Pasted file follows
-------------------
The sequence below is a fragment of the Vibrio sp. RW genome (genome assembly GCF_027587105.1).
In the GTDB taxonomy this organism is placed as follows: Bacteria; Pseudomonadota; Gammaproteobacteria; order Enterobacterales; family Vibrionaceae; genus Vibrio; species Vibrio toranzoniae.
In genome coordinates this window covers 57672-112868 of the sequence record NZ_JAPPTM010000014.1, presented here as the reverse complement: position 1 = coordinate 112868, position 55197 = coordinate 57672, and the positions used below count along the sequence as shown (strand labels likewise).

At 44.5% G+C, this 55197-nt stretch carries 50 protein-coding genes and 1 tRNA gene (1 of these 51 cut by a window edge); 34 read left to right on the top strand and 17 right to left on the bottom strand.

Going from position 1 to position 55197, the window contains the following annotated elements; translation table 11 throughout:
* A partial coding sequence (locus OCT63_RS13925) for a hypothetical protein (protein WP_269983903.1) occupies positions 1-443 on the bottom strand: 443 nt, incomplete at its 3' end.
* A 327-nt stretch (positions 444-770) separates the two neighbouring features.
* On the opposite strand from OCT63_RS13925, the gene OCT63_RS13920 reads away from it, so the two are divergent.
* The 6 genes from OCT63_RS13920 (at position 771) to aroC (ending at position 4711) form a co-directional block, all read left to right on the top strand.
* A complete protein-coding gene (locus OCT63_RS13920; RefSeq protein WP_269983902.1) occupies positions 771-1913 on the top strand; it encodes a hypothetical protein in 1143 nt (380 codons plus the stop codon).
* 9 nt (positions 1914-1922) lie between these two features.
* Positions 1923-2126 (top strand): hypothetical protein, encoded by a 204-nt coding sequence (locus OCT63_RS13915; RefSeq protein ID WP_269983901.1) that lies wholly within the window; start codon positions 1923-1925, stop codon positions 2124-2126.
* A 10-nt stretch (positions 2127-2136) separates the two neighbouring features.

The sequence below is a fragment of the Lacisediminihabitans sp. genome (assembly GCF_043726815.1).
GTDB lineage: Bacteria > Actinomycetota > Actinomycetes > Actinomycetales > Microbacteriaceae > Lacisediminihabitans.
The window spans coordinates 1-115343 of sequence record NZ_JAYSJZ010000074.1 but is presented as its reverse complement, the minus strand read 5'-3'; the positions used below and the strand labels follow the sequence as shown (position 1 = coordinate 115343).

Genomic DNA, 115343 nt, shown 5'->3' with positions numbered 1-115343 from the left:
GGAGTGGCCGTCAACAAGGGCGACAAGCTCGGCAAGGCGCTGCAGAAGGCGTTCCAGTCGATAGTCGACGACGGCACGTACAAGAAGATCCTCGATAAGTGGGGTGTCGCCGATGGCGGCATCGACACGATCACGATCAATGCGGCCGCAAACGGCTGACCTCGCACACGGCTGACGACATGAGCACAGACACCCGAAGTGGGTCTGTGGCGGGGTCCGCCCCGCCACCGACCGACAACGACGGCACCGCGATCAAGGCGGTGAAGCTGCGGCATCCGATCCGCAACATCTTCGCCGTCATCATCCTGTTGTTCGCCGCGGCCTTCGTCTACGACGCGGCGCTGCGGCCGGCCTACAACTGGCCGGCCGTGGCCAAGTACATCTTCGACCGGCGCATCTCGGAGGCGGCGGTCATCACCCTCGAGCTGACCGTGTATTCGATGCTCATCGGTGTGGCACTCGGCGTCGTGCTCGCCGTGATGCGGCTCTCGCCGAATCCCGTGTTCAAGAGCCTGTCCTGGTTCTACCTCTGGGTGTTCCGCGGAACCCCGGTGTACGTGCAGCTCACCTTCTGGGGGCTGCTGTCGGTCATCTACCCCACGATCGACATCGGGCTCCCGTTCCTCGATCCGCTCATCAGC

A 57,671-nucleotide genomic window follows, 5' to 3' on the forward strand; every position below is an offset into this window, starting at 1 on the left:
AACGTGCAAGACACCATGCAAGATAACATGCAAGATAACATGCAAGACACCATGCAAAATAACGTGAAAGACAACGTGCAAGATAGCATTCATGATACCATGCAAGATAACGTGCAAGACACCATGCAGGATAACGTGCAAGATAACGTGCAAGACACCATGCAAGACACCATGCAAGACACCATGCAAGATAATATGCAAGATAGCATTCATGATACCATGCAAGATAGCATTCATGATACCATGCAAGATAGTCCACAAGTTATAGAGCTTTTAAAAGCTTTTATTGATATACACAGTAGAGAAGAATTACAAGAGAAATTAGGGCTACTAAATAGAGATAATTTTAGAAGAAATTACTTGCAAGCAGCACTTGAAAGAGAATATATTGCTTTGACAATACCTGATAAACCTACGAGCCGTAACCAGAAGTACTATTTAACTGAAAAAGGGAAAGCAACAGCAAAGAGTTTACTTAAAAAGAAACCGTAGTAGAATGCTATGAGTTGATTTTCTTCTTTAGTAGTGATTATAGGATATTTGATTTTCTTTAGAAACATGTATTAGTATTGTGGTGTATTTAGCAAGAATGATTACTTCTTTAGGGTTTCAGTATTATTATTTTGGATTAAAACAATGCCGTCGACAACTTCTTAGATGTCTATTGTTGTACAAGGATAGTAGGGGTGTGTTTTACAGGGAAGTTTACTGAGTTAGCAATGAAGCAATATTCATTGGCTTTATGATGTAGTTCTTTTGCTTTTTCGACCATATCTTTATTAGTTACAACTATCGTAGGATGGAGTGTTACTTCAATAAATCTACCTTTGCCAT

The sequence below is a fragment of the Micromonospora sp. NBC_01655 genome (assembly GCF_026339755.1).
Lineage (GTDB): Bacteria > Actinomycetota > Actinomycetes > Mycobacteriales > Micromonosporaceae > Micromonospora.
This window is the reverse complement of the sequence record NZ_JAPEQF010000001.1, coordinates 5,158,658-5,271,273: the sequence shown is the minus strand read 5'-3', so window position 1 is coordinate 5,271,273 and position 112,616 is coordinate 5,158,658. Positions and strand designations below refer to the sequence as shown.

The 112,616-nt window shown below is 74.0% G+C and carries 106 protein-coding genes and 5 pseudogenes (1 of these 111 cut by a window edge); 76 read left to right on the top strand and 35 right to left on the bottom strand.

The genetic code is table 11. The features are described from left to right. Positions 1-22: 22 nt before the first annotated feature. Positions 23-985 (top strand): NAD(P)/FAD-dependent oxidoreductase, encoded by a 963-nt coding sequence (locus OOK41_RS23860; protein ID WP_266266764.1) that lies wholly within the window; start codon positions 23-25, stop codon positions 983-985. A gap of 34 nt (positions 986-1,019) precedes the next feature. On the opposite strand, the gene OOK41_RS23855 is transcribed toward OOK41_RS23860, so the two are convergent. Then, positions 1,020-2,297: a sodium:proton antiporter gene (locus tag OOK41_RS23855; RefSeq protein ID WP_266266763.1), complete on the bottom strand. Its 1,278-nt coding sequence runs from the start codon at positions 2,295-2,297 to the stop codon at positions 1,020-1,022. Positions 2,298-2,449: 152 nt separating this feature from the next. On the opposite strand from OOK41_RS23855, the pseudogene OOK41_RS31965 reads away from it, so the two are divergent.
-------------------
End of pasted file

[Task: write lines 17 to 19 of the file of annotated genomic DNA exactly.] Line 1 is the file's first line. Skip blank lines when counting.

Genomic DNA, 115343 nt, shown 5'->3' with positions numbered 1-115343 from the left:
GGAGTGGCCGTCAACAAGGGCGACAAGCTCGGCAAGGCGCTGCAGAAGGCGTTCCAGTCGATAGTCGACGACGGCACGTACAAGAAGATCCTCGATAAGTGGGGTGTCGCCGATGGCGGCATCGACACGATCACGATCAATGCGGCCGCAAACGGCTGACCTCGCACACGGCTGACGACATGAGCACAGACACCCGAAGTGGGTCTGTGGCGGGGTCCGCCCCGCCACCGACCGACAACGACGGCACCGCGATCAAGGCGGTGAAGCTGCGGCATCCGATCCGCAACATCTTCGCCGTCATCATCCTGTTGTTCGCCGCGGCCTTCGTCTACGACGCGGCGCTGCGGCCGGCCTACAACTGGCCGGCCGTGGCCAAGTACATCTTCGACCGGCGCATCTCGGAGGCGGCGGTCATCACCCTCGAGCTGACCGTGTATTCGATGCTCATCGGTGTGGCACTCGGCGTCGTGCTCGCCGTGATGCGGCTCTCGCCGAATCCCGTGTTCAAGAGCCTGTCCTGGTTCTACCTCTGGGTGTTCCGCGGAACCCCGGTGTACGTGCAGCTCACCTTCTGGGGGCTGCTGTCGGTCATCTACCCCACGATCGACATCGGGCTCCCGTTCCTCGATCCGCTCATCAGC

A 57,671-nucleotide genomic window follows, 5' to 3' on the forward strand; every position below is an offset into this window, starting at 1 on the left: